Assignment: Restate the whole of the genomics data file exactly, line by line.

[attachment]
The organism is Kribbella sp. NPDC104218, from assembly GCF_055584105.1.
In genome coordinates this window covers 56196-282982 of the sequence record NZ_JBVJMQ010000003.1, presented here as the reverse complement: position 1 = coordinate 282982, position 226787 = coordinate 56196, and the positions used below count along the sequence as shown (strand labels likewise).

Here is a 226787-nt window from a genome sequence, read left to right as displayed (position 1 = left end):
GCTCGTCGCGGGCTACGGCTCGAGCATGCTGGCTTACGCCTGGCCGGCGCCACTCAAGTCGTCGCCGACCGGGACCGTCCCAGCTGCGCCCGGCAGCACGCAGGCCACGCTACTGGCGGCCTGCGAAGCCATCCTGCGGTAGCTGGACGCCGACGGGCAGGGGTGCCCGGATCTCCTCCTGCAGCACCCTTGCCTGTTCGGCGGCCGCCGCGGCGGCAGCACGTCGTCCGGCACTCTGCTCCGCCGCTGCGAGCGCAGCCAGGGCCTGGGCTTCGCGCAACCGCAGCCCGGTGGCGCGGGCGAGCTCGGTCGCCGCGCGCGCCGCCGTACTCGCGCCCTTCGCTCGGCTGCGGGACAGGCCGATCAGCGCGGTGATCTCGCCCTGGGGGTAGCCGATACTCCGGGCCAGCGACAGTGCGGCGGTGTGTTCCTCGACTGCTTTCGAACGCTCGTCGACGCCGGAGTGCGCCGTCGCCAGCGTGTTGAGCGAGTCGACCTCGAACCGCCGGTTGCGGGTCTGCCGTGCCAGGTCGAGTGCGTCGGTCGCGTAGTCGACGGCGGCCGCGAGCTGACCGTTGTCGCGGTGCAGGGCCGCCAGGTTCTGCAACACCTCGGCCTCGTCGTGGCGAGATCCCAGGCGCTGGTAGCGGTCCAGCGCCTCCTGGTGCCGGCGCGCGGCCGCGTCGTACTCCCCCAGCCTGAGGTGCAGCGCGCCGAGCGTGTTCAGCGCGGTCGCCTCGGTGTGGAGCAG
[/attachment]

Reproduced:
The organism is Kribbella sp. NPDC104218, from assembly GCF_055584105.1.
In genome coordinates this window covers 56196-282982 of the sequence record NZ_JBVJMQ010000003.1, presented here as the reverse complement: position 1 = coordinate 282982, position 226787 = coordinate 56196, and the positions used below count along the sequence as shown (strand labels likewise).

Here is a 226787-nt window from a genome sequence, read left to right as displayed (position 1 = left end):
GCTCGTCGCGGGCTACGGCTCGAGCATGCTGGCTTACGCCTGGCCGGCGCCACTCAAGTCGTCGCCGACCGGGACCGTCCCAGCTGCGCCCGGCAGCACGCAGGCCACGCTACTGGCGGCCTGCGAAGCCATCCTGCGGTAGCTGGACGCCGACGGGCAGGGGTGCCCGGATCTCCTCCTGCAGCACCCTTGCCTGTTCGGCGGCCGCCGCGGCGGCAGCACGTCGTCCGGCACTCTGCTCCGCCGCTGCGAGCGCAGCCAGGGCCTGGGCTTCGCGCAACCGCAGCCCGGTGGCGCGGGCGAGCTCGGTCGCCGCGCGCGCCGCCGTACTCGCGCCCTTCGCTCGGCTGCGGGACAGGCCGATCAGCGCGGTGATCTCGCCCTGGGGGTAGCCGATACTCCGGGCCAGCGACAGTGCGGCGGTGTGTTCCTCGACTGCTTTCGAACGCTCGTCGACGCCGGAGTGCGCCGTCGCCAGCGTGTTGAGCGAGTCGACCTCGAACCGCCGGTTGCGGGTCTGCCGTGCCAGGTCGAGTGCGTCGGTCGCGTAGTCGACGGCGGCCGCGAGCTGACCGTTGTCGCGGTGCAGGGCCGCCAGGTTCTGCAACACCTCGGCCTCGTCGTGGCGAGATCCCAGGCGCTGGTAGCGGTCCAGCGCCTCCTGGTGCCGGCGCGCGGCCGCGTCGTACTCCCCCAGCCTGAGGTGCAGCGCGCCGAGCGTGTTCAGCGCGGTCGCCTCGGTGTGGAGCAG